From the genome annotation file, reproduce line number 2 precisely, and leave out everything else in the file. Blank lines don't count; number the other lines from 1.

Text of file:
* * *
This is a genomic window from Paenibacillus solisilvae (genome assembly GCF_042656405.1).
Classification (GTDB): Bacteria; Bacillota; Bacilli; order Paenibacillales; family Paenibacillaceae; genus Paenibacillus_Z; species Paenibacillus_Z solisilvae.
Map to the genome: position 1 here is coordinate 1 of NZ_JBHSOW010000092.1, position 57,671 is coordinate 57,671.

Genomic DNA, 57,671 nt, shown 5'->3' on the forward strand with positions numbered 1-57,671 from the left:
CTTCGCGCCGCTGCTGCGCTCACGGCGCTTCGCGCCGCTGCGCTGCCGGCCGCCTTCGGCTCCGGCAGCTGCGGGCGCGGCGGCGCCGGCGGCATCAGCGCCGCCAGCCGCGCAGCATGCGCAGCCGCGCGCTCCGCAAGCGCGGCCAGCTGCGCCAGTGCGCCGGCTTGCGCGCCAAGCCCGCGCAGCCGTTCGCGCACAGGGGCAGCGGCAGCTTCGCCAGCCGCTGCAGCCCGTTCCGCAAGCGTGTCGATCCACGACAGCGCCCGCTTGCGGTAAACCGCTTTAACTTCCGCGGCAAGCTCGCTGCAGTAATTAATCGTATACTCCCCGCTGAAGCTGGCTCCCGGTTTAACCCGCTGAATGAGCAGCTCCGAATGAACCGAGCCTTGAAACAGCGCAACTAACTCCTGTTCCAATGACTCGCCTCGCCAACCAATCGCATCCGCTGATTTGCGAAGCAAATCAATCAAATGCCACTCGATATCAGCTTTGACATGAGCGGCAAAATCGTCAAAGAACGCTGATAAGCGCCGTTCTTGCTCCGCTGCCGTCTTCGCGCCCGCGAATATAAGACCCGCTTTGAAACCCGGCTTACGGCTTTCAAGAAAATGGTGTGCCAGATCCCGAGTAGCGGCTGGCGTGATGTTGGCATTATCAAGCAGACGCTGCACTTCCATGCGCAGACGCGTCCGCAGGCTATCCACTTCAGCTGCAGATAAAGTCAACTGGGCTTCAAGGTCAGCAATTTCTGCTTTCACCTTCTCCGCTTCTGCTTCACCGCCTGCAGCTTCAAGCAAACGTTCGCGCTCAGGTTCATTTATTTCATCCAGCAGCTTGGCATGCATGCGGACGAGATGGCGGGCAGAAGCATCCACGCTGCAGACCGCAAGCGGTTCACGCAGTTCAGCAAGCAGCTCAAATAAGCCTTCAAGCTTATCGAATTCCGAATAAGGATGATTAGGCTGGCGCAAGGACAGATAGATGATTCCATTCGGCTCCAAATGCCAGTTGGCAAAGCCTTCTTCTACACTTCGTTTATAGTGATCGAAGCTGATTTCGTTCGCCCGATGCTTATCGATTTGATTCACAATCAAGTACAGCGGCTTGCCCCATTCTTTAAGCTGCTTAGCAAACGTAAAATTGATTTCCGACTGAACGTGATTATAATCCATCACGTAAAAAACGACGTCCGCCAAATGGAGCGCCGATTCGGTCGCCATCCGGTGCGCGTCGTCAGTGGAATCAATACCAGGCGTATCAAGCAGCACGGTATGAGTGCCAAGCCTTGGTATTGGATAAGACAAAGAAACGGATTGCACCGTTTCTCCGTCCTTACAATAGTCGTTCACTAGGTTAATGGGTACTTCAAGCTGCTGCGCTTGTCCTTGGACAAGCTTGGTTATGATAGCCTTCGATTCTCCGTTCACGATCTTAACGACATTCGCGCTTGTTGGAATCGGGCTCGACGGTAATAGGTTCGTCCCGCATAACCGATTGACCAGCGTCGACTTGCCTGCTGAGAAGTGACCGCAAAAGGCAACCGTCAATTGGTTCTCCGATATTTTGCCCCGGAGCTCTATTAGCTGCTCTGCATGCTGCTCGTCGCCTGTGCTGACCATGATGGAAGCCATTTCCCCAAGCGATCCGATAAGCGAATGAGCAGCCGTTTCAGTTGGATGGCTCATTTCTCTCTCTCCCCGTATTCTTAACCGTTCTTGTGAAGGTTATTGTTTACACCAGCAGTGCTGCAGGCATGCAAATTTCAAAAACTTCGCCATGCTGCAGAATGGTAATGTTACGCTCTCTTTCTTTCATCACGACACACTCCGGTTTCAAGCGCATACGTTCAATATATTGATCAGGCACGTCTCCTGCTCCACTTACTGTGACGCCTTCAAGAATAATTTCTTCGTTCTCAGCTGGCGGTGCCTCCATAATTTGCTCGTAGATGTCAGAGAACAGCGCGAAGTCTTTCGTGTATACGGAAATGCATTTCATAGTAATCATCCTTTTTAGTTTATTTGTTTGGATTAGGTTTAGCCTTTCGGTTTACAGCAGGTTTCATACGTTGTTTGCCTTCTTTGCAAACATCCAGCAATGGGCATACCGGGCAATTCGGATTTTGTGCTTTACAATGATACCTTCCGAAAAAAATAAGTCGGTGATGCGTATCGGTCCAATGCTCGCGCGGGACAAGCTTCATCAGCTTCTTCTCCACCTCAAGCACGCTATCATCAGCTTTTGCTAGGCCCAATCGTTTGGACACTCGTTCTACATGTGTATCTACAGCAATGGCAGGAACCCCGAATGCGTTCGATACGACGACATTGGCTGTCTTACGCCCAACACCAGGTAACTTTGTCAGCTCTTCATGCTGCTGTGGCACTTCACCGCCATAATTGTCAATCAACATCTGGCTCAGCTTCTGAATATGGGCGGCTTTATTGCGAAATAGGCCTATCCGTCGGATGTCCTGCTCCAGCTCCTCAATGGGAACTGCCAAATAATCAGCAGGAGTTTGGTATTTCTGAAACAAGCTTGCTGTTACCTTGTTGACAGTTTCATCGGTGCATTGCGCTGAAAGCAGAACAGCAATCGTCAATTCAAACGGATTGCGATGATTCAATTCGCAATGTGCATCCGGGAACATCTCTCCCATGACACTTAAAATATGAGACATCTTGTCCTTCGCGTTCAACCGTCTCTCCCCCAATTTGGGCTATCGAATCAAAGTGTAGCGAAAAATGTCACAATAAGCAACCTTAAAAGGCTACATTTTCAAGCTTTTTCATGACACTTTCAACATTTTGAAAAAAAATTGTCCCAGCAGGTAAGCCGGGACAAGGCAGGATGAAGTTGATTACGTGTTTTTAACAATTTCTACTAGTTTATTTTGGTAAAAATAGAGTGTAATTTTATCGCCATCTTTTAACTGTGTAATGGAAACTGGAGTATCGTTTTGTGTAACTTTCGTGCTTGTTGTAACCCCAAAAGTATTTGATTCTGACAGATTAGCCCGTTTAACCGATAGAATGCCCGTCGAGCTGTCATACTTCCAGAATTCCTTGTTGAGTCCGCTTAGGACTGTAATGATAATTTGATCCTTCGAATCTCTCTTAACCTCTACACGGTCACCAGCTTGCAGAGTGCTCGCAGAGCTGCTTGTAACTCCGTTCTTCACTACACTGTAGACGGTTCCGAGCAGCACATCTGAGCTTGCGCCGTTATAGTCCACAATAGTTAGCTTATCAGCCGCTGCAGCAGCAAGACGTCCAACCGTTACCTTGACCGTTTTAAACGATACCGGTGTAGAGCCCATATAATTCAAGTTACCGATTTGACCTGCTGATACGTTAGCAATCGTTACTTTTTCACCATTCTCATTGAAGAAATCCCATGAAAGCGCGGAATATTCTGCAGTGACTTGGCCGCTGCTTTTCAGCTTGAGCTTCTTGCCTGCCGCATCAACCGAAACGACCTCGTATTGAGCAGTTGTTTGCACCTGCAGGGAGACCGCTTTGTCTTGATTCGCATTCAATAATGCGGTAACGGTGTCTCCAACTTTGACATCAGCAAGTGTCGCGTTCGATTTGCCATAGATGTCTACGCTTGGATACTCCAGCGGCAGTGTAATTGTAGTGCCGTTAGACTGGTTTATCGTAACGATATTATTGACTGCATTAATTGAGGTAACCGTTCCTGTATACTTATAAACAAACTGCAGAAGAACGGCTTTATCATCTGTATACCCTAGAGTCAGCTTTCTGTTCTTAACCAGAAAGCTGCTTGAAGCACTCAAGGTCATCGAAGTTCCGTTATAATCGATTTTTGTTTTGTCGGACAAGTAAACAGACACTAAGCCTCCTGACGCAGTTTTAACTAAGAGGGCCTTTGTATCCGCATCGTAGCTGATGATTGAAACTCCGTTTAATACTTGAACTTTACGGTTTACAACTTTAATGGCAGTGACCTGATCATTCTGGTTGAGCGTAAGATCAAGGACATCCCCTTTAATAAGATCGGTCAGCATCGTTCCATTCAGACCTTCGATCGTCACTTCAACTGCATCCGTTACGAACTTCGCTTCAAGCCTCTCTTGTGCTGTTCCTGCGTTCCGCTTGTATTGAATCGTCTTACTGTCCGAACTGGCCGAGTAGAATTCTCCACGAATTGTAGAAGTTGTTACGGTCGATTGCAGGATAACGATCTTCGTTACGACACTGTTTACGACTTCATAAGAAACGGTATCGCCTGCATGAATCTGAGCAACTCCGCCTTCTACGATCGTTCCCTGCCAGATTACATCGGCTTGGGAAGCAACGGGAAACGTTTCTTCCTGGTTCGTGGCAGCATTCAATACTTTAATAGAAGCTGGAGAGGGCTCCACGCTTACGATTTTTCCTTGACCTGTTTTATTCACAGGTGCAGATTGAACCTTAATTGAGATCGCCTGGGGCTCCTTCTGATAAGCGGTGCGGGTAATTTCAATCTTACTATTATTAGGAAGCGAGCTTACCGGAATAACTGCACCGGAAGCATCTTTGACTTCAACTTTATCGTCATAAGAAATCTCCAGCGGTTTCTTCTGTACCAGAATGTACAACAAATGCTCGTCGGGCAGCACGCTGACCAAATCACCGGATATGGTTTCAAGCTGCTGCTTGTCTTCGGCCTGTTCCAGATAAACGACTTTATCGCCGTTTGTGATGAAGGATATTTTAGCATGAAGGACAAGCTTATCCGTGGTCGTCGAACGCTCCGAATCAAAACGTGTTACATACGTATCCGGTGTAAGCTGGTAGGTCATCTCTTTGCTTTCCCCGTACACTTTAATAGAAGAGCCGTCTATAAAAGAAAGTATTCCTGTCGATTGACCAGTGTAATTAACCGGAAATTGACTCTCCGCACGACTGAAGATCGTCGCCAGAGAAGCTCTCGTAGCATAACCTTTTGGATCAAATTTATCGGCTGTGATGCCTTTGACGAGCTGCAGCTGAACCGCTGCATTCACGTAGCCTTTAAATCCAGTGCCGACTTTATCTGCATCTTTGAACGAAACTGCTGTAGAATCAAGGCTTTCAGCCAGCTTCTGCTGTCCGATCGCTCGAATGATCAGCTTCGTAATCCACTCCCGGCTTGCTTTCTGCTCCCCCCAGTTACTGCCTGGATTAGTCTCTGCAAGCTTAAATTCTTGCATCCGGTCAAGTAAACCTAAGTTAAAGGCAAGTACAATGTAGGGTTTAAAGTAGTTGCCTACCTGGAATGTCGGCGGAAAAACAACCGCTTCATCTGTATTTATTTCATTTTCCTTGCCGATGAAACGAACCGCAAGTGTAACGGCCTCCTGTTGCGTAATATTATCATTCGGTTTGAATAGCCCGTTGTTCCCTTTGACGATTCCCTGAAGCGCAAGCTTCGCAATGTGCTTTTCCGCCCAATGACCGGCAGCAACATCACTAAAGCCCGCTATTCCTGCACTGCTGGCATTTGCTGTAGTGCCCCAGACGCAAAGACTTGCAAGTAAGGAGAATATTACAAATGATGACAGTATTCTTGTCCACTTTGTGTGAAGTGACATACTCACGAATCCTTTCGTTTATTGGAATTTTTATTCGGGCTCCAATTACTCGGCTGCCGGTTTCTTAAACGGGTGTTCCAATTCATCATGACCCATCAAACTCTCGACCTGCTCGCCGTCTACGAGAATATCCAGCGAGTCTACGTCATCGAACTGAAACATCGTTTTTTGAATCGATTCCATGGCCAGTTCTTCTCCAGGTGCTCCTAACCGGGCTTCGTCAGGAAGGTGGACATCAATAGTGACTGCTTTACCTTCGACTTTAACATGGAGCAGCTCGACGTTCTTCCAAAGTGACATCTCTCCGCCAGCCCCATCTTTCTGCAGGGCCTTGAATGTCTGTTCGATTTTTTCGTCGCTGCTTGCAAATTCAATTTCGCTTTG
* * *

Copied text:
Classification (GTDB): Bacteria; Bacillota; Bacilli; order Paenibacillales; family Paenibacillaceae; genus Paenibacillus_Z; species Paenibacillus_Z solisilvae.